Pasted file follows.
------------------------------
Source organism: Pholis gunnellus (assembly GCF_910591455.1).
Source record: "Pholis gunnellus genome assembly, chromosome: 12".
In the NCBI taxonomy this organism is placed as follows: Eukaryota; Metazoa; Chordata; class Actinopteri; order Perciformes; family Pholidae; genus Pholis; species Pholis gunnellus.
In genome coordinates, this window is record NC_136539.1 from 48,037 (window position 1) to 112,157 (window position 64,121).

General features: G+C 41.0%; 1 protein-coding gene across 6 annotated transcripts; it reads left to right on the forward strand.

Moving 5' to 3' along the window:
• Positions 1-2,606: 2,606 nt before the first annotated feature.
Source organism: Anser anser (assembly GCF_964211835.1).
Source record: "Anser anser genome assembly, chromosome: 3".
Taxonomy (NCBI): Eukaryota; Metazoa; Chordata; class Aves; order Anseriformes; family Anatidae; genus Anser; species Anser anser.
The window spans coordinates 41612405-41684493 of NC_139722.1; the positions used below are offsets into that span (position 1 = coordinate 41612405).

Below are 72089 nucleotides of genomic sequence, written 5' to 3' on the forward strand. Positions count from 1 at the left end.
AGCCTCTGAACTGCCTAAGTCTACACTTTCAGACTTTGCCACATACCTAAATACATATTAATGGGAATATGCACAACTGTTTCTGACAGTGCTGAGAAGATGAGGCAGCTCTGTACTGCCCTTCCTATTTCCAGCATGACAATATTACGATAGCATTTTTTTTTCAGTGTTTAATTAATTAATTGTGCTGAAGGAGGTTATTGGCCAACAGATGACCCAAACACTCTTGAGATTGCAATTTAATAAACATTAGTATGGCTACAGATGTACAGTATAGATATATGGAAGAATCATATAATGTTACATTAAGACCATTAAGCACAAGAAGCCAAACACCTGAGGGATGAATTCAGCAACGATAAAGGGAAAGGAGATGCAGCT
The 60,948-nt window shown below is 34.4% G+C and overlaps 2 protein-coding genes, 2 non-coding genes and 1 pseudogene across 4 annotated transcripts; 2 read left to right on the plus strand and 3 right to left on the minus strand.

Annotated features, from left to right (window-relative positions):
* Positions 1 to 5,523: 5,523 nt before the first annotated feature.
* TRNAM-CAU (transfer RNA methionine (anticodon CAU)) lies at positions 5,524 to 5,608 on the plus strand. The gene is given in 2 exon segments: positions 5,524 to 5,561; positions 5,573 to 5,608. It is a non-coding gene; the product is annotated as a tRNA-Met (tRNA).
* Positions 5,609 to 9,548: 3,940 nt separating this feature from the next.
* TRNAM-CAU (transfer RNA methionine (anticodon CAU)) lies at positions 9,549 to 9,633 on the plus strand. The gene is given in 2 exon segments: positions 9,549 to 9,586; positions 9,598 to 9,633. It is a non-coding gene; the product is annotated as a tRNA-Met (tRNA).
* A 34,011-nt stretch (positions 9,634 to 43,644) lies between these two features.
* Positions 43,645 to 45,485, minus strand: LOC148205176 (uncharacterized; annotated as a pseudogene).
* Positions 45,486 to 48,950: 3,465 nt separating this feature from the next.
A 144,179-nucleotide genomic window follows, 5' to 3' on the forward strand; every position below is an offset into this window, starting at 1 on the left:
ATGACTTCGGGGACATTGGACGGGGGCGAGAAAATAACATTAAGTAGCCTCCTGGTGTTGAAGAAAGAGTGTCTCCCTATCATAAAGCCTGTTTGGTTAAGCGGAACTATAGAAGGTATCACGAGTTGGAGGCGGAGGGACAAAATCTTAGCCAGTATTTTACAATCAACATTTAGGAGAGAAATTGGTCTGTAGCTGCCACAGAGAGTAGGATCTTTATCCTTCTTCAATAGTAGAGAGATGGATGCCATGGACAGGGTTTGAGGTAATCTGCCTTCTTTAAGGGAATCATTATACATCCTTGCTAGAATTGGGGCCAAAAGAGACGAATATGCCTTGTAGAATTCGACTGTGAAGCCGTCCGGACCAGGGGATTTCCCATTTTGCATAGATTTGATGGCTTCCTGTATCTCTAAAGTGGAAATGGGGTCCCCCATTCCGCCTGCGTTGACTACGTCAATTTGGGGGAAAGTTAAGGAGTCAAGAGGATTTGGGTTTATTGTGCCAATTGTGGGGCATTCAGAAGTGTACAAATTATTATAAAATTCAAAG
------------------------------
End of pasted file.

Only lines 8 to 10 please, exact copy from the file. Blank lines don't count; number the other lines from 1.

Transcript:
Source organism: Anser anser (assembly GCF_964211835.1).
Source record: "Anser anser genome assembly, chromosome: 3".
Taxonomy (NCBI): Eukaryota; Metazoa; Chordata; class Aves; order Anseriformes; family Anatidae; genus Anser; species Anser anser.